Moringa’s reputation captivated Cuba’s former leader Fidel Castro, who declared himself among its great believers. Castro wanted to see it cultivated on a massive scale, not only in Cuba but all over the world.
In June 2012, Castro wrote about the Moringa in one of his customary reflections in the Cuban media, asserting that conditions existed to plant and produce Moringa on a massive scale and calling it “a bottomless source of meat, eggs and milk.” Castro added that the plants were capable of generating well paid work for all ages and genders.
The project didn’t enjoy the expected success on the island. The final great obsession of the Cuban leader lacked the financial backing to obtain the impact he desired.
Testimonials in Moringa’s favor
In Nicaragua, only a few large producers are dedicated to Moringa cultivation. Nonetheless, a number of small farmers are planting it on one plot on their land to supply the smaller enterprises that also process the plant.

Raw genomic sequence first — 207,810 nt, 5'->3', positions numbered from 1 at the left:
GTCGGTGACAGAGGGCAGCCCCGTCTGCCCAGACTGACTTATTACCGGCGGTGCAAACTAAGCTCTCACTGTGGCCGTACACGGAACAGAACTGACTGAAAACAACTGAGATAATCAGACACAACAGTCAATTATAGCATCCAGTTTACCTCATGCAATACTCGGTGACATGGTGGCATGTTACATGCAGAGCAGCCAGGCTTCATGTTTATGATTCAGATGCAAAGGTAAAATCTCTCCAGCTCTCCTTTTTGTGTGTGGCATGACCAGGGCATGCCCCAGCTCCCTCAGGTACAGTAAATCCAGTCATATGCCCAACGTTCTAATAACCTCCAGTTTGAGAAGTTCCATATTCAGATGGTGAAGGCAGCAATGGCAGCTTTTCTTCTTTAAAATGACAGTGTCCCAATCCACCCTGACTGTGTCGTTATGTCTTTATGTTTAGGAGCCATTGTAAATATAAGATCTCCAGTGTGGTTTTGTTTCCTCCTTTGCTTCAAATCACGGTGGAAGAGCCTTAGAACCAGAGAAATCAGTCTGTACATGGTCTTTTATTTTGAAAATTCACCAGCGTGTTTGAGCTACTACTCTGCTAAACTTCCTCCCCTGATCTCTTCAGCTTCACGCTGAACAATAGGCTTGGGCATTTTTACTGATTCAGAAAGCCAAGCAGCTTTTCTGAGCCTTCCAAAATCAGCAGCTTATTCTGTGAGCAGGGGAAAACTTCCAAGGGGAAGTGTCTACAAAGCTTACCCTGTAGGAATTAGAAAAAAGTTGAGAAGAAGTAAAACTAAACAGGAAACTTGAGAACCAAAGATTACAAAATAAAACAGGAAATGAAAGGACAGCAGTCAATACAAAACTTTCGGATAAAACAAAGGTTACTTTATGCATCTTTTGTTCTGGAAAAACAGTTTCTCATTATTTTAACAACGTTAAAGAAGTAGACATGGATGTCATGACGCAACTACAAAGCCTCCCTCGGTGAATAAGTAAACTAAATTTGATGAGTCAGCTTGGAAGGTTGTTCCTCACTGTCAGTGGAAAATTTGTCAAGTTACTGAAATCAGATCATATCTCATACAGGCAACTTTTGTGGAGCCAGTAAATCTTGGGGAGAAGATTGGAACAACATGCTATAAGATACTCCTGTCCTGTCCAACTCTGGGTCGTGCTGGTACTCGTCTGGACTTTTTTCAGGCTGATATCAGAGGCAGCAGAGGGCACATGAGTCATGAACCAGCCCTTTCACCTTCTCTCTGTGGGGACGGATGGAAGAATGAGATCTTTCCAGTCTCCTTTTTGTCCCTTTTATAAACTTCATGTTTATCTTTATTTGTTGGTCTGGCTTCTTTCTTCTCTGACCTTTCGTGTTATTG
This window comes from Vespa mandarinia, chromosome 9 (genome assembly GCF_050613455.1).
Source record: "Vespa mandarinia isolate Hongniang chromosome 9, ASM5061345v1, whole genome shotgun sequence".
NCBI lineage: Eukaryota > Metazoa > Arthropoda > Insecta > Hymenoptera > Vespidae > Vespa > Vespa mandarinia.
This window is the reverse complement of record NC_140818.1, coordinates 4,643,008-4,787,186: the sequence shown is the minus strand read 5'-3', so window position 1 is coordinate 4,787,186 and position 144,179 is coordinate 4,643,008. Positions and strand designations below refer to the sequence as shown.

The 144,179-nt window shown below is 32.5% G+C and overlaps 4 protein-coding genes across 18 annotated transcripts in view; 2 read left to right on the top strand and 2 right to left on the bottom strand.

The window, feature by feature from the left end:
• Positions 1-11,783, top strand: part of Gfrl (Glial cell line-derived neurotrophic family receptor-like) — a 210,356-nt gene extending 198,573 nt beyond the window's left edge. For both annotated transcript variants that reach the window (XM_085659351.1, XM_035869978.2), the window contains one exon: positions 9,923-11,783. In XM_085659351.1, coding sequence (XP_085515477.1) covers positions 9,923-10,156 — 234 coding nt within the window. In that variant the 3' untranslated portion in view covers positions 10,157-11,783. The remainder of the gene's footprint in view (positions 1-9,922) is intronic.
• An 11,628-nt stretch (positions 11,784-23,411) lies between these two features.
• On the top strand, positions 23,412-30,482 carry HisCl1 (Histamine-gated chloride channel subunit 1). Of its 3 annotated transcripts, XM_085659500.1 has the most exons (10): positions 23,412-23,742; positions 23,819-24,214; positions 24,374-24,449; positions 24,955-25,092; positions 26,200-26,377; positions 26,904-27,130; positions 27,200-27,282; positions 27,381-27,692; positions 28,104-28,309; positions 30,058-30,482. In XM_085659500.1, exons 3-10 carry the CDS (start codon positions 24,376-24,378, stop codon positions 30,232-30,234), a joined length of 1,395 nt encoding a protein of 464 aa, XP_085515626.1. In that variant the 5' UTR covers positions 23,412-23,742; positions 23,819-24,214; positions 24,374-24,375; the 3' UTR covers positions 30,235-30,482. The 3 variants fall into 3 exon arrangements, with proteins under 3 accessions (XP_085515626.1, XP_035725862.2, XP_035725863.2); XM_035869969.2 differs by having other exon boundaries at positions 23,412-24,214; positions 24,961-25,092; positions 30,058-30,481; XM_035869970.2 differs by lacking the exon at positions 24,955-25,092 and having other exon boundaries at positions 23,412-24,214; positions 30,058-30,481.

Francisco Mora is a pharmacist based in Masaya. He makes Moringa capsules to sell in his pharmacy and also exports them to Costa Rica. He himself has experienced the beneficial effects of this plant.
Francisco began using Moringa when he was diagnosed with diabetes. He investigated the plant’s use and application, and discovered that it combatted his illness. His curiosity, added to his new knowledge, led him to fabricate his own machines to obtain products that helped with his own treatment and that he could also sell to other Nicaraguans.
“We put together a machine to extract oil from the seeds; this is used to make skin creams. The leaf is used for tea, it just needs to be dried. It also can be swallowed in capsules, but first a process of micro-pulverization in a special apparatus must be carried out so that it can be ingested by the patient,” the Masaya pharmacist emphasized.
Francisco assures that Moringa is no longer a closely-guarded secret in natural medicine. In Masaya he has taken on the job of increasing people’s familiarity with the plant and its high dose of Vitamin C.
Marisabel Barrios was a missionary in Guinea Bissau, in Africa. There she discovered the miraculous Moringa with all of the plant’s nutritive and medicinal properties. She had the opportunity of getting to know a Columbian nun who talked with her about the seed.